In the design of mode-locked lasers, single-walled carbon nanotube saturable absorbers (SWCNT-SAs) have emerged as important alternatives to semiconductor saturable absorber mirrors (SESAMs) due to their favorable optical
characteristics, low cost, and relatively simple fabrication scheme. Therefore, it is of great interest to explore the limits of energy scaling in solid-state lasers mode-locked with SWCNT-SAs. Due to their unique wavelength range for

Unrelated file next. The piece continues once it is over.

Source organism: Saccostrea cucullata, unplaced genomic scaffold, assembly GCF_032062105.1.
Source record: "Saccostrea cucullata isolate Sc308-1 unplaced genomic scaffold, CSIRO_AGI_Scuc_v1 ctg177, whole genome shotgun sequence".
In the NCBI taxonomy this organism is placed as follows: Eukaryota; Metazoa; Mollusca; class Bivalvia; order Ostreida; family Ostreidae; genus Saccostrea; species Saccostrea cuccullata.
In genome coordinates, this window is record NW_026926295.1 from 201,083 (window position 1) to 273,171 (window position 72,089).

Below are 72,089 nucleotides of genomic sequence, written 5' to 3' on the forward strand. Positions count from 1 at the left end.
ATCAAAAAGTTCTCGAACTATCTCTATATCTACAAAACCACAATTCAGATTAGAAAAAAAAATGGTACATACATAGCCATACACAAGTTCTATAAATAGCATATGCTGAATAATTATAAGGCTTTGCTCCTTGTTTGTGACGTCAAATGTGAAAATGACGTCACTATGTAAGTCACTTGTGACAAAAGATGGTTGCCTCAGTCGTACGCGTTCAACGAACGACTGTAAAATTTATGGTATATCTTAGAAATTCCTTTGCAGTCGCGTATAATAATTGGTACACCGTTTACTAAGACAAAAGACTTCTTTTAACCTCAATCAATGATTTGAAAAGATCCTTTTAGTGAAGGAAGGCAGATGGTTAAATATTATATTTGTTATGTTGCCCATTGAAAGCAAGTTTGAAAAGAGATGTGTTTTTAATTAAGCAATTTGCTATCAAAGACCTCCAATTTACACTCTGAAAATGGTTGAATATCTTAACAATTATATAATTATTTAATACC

biomedical applications, a room-temperature Cr4+:forsterite laser operating near 1.3 μm was used in the mode-locking experiments. The laser was end-pumped with a continuous-wave Yb-fiber laser at 1064 nm. Furthermore, a q-preserving multipass-cavity (MPC) was added to the short resonator to lower the pulse repetition rate to 4.51 MHz and to scale up the output pulse energy at low average power. The SWCNT-SA was fabricated with SWCNTs grown by the highpressure CO conversion (HiPCO) technique. With dispersion compensation optics, the net group delay dispersion of the resonator was estimated to be around -4440 fs2. When mode-locked with the SWCNT-SA, the resonator produced 10-nJ, 121-fs pulses at 1247 nm with a spectral bandwidth of 16 nm, corresponding to a time-bandwidth product of 0.37. To our knowledge, this represents the highest peak power (84 kW) generated to date from a bulk femtosecond solid-state laser, mode-locked by using a SWCNT-SA. The results also suggest that the peak power achieved in our experiments was limited only by the self-focusing in the Cr4+:forsterite gain medium and further increase in output energy should in principle be possible in other gain media mode-locked with SWCNT-SAs.